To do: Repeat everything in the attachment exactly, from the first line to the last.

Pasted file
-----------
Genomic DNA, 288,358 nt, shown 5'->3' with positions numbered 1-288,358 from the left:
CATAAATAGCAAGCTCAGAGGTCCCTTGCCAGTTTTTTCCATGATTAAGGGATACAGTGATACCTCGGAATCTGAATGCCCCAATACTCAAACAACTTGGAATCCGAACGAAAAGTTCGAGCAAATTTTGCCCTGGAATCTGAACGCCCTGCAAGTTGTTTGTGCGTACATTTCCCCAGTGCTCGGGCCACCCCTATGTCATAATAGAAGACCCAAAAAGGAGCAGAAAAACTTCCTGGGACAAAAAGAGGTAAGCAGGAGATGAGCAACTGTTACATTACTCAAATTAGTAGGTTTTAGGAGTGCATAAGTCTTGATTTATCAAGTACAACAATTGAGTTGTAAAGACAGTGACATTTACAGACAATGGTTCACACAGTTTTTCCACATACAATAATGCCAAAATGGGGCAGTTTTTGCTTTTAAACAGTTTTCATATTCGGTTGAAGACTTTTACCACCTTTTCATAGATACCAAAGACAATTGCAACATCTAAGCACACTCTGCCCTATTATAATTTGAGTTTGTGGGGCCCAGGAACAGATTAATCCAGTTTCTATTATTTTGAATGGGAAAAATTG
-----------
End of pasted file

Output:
Genomic DNA, 288,358 nt, shown 5'->3' with positions numbered 1-288,358 from the left:
CATAAATAGCAAGCTCAGAGGTCCCTTGCCAGTTTTTTCCATGATTAAGGGATACAGTGATACCTCGGAATCTGAATGCCCCAATACTCAAACAACTTGGAATCCGAACGAAAAGTTCGAGCAAATTTTGCCCTGGAATCTGAACGCCCTGCAAGTTGTTTGTGCGTACATTTCCCCAGTGCTCGGGCCACCCCTATGTCATAATAGAAGACCCAAAAAGGAGCAGAAAAACTTCCTGGGACAAAAAGAGGTAAGCAGGAGATGAGCAACTGTTACATTACTCAAATTAGTAGGTTTTAGGAGTGCATAAGTCTTGATTTATCAAGTACAACAATTGAGTTGTAAAGACAGTGACATTTACAGACAATGGTTCACACAGTTTTTCCACATACAATAATGCCAAAATGGGGCAGTTTTTGCTTTTAAACAGTTTTCATATTCGGTTGAAGACTTTTACCACCTTTTCATAGATACCAAAGACAATTGCAACATCTAAGCACACTCTGCCCTATTATAATTTGAGTTTGTGGGGCCCAGGAACAGATTAATCCAGTTTCTATTATTTTGAATGGGAAAAATTG